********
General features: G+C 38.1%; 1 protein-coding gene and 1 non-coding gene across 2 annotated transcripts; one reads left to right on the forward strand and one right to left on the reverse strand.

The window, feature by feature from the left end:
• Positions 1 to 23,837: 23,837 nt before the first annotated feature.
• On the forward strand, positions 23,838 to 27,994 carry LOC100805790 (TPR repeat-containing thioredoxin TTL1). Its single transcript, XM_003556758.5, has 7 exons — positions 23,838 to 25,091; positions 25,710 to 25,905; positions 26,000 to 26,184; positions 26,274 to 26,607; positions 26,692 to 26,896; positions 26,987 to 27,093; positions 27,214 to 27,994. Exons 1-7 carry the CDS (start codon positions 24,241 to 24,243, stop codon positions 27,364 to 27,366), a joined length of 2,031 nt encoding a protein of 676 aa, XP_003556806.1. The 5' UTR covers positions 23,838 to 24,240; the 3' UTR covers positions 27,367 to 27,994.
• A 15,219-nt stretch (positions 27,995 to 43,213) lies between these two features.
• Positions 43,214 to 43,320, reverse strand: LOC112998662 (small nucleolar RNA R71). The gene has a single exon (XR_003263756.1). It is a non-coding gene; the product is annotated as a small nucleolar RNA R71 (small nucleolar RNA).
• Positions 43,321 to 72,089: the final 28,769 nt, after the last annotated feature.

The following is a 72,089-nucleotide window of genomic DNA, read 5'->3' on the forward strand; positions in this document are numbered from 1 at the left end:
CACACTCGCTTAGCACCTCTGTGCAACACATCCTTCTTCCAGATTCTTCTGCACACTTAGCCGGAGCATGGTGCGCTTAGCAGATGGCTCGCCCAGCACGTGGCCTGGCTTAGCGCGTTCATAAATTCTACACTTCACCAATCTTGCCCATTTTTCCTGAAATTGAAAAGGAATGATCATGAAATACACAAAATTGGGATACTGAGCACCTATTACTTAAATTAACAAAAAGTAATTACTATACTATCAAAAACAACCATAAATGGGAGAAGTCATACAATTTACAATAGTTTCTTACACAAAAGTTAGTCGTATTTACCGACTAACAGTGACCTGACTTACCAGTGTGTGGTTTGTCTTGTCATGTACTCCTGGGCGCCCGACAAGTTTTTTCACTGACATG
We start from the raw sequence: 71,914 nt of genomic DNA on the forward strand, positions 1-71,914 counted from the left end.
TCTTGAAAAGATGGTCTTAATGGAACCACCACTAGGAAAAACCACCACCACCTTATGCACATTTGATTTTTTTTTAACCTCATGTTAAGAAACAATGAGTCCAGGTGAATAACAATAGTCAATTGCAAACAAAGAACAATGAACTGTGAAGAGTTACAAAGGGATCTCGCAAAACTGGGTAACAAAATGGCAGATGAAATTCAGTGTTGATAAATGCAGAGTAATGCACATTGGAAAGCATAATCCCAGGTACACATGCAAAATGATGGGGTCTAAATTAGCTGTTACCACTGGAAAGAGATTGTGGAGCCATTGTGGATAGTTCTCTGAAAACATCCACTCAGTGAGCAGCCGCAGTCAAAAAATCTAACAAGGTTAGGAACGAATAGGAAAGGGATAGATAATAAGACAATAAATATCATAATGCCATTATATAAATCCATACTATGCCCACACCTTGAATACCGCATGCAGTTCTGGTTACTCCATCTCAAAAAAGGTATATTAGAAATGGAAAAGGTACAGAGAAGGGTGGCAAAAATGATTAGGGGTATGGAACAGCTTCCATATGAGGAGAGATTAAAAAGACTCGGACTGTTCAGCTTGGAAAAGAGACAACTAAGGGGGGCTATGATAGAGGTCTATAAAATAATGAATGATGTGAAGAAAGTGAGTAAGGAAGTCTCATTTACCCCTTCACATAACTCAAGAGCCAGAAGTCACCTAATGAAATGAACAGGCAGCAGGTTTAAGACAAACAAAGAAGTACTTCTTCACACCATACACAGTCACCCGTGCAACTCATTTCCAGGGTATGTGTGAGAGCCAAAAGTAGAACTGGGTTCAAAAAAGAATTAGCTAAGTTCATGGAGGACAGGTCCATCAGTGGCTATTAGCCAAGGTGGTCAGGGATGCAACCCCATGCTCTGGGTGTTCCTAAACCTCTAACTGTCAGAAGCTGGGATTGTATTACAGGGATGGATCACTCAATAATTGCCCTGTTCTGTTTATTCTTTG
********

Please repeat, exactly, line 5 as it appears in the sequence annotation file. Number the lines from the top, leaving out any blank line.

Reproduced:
• A 15,219-nt stretch (positions 27,995 to 43,213) lies between these two features.